The Tasmanian Government recognises that the knowledge, skills and contacts of migrant and multicultural communities are a key asset for Tasmania's social and economic development. People bring strong work ethics, skills and experience to the workplace, and make a major contribution to life in the arts, sport, science, research, business and the community4. Moreover, global cultural and commercial connections can enhance trade and investment opportunities for all Tasmanians.

Principle 2

To accept and respect the culture, language and religion of all Tasmanians within the framework of Australian and State laws.

The Tasmanian Government acknowledges and celebrates the State's cultural and linguistic diversity and conducts programs to promote positive community relations. The Government proposes all individuals and institutions should respect and make provision for the diverse culture, language and religions of others within an Australian legal and institutional context. Promoting understanding and acceptance while responding and taking a firm stand against expressions of intolerance and discrimination is essential5.

Principle 3

To recognise the rights of all Tasmanians to fair and equitable access to the services of the Tasmanian Government, taking into account the needs arising from the cultural and linguistic diversity of the community.

The Tasmanian Government acknowledges the right of all Tasmanians to fair and equitable access to services, regardless of their cultural or linguistic backgrounds. The Government also acknowledges that some people may need additional support and assistance to access services. In line with best practice in access and equity, it is important that Government services are 'accessible by all eligible Australians, responsive to their needs, and deliver equitable outcomes to them'6.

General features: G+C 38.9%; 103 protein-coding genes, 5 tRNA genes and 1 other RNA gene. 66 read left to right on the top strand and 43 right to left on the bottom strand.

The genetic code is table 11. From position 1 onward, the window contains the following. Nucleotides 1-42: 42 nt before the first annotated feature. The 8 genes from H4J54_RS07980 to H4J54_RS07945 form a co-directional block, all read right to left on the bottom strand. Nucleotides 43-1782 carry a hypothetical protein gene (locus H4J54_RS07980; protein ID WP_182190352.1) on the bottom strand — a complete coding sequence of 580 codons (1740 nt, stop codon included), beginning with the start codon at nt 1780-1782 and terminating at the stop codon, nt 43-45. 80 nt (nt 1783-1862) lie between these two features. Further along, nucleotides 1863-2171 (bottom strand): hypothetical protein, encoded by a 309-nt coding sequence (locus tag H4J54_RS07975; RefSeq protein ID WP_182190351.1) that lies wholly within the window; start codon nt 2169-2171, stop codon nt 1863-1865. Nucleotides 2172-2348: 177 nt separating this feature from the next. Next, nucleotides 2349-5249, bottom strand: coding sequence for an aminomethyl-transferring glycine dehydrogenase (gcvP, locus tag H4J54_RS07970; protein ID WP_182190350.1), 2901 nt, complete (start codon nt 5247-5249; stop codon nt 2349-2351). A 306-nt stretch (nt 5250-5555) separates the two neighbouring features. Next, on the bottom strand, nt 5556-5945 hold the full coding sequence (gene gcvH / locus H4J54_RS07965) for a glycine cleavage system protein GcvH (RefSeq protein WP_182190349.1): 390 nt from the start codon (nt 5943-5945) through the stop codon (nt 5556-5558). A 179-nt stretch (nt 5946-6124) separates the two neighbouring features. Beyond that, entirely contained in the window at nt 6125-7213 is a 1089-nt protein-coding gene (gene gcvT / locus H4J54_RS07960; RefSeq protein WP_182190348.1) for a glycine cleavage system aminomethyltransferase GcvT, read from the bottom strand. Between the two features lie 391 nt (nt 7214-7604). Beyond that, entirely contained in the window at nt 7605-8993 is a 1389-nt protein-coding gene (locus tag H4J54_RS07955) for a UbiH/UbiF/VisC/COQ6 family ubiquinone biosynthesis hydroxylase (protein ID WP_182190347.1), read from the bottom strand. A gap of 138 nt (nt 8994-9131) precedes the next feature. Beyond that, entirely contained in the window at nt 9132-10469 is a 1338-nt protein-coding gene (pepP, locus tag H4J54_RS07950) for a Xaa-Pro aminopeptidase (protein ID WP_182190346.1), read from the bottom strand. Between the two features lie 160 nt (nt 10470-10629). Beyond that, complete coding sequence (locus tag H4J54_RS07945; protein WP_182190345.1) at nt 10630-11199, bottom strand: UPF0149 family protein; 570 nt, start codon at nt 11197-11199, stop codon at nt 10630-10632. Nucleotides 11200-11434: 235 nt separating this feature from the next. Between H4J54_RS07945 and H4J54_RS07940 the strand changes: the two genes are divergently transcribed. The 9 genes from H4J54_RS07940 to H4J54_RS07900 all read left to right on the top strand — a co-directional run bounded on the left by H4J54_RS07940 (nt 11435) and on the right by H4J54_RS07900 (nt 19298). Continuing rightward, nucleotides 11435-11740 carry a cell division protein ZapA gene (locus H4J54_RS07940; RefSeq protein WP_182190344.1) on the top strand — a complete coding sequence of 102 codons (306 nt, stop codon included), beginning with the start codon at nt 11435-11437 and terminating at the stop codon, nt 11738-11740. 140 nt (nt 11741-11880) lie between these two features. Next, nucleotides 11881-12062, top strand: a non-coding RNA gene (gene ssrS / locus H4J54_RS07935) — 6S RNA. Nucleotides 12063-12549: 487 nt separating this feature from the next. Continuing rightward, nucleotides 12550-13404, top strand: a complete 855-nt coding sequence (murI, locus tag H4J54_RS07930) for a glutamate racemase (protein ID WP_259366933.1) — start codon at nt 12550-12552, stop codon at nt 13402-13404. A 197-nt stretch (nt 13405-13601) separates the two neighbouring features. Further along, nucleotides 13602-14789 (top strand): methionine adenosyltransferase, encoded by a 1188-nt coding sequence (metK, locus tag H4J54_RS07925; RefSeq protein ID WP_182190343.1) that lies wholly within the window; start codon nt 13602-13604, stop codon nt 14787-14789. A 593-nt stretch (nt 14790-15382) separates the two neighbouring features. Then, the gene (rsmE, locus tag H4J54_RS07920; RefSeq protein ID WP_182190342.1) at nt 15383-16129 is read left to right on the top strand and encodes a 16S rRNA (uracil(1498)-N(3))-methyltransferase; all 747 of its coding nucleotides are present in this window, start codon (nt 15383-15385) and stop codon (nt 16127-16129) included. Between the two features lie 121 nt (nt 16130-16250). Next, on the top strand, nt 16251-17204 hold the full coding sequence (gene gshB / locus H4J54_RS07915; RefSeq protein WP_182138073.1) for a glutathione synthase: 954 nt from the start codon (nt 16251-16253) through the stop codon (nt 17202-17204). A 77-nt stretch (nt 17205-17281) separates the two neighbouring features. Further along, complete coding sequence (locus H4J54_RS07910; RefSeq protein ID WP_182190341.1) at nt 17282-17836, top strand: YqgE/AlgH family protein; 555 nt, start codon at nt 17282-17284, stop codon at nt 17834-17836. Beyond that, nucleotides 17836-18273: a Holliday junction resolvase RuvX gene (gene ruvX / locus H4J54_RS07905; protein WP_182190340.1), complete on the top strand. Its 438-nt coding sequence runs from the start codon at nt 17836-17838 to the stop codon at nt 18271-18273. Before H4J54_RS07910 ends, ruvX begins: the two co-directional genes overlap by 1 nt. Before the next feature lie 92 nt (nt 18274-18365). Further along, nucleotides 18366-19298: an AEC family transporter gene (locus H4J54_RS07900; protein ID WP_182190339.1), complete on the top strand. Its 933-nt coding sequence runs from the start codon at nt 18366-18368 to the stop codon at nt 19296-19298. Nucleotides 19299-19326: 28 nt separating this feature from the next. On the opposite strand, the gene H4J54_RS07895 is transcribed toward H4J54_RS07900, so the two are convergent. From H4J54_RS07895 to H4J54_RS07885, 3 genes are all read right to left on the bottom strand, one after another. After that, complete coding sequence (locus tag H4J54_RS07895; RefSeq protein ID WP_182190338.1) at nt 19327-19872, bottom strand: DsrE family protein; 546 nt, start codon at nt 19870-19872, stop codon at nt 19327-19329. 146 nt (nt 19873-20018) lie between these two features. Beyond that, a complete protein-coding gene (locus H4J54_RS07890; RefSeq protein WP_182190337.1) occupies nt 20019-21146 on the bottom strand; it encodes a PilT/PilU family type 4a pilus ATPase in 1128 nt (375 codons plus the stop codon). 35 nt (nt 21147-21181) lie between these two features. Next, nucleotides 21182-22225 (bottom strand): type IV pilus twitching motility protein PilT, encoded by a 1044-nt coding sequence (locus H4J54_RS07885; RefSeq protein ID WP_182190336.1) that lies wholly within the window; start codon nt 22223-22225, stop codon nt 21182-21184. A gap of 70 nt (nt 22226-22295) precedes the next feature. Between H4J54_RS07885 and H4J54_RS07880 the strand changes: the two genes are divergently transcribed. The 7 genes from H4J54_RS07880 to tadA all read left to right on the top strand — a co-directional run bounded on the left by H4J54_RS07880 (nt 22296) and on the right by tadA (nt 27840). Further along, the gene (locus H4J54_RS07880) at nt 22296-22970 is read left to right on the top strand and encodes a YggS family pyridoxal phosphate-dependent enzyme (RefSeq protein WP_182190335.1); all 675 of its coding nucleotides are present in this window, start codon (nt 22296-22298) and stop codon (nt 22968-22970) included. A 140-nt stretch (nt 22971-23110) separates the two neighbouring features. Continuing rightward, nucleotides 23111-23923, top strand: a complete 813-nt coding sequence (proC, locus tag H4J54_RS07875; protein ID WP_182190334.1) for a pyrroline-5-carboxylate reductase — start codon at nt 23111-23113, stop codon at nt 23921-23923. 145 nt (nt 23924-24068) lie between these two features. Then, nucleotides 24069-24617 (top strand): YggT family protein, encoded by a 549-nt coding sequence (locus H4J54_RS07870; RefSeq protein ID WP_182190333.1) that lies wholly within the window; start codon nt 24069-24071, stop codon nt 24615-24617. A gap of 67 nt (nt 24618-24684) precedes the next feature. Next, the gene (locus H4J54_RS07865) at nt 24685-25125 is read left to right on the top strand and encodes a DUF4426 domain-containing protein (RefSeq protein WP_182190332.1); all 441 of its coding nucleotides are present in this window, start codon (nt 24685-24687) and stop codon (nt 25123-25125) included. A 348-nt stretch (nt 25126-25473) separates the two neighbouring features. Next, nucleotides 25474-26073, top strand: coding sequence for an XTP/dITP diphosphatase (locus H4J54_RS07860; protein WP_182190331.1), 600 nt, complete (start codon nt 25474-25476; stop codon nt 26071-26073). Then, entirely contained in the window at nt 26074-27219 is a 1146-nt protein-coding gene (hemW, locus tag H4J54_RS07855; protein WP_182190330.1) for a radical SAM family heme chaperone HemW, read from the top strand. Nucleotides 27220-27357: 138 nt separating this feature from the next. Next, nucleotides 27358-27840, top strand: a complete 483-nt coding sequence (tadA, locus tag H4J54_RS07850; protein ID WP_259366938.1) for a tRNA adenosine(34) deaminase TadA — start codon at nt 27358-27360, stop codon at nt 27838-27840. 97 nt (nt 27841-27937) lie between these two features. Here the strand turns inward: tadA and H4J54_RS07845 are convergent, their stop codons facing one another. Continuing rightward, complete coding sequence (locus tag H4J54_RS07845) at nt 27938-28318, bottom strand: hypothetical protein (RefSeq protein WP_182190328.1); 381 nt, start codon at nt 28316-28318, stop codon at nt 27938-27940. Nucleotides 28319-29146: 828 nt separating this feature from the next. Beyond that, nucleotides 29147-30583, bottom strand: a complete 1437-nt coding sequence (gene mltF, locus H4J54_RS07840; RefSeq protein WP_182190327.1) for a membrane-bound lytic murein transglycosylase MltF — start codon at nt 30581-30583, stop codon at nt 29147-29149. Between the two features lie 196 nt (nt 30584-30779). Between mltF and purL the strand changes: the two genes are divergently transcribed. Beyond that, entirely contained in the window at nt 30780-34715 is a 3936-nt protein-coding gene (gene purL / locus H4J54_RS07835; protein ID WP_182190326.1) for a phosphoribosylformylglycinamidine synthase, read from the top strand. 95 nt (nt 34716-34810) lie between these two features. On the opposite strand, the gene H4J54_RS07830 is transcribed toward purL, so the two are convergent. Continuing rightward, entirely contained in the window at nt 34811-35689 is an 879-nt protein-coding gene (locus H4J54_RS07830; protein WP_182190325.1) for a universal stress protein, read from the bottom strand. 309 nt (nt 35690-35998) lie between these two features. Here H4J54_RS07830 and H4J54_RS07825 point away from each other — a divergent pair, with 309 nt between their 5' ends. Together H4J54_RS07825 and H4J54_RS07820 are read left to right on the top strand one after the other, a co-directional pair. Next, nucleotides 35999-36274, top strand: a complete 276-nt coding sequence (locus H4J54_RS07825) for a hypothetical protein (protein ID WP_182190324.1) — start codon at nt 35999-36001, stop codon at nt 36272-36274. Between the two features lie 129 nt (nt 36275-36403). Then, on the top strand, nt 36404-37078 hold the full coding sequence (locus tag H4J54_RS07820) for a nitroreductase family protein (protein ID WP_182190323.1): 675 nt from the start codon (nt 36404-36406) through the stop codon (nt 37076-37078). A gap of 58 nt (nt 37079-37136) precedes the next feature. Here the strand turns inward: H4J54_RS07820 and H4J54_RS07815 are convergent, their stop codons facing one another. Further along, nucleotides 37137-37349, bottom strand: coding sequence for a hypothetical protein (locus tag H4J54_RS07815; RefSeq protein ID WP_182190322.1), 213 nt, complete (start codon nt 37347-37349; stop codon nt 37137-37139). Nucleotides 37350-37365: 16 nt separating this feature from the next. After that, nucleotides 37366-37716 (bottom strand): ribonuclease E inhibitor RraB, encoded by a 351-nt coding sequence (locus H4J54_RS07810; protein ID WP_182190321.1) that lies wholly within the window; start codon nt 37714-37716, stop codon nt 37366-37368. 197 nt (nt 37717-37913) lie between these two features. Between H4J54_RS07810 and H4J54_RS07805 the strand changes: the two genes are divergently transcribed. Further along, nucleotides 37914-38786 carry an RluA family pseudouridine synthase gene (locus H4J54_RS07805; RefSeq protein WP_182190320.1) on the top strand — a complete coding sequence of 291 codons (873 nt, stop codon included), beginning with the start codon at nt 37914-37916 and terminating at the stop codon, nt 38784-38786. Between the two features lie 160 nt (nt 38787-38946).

Principle 4

To recognise and encourage the right of all Tasmanians to participate in, and contribute to, the social, political, economic and cultural life of Tasmania.

It is important that individuals and communities have access to the personal, social, economic and civic resources and relationships that make life healthy, productive and happy7. The Tasmanian Government seeks to assist community development and encourage full and equitable participation by all Tasmanians in social and economic life, irrespective of their backgrounds.

Key strategies

Building community relations

A community relations approach addresses Principle 1 and 2; it links the expression of cultural diversity with the acknowledgement that diversity is a key asset for the State.

It also encourages a greater degree of acceptance and respect for people of different national, religious, cultural and linguistic backgrounds; acknowledging the significant social, cultural and economic contribution they make to the State.

The Tasmanian Government takes a firm stand against expressions of intolerance and discrimination in this State and assists in strengthening the positive interactions with and within communities.

The Government is building community relations through:

  • promoting cultural, religious and linguistic diversity as a social, cultural and economic asset for Tasmania;
  • celebrating Tasmania's cultural heritage and identity, promoting multiculturalism and engaging all Tasmanians;
  • making Tasmania welcoming as a strong, diverse and inclusive State;
  • increasing cultural education among communities and community organisations;
  • denouncing racism and discrimination and supporting initiatives that raise awareness and address racism and discrimination.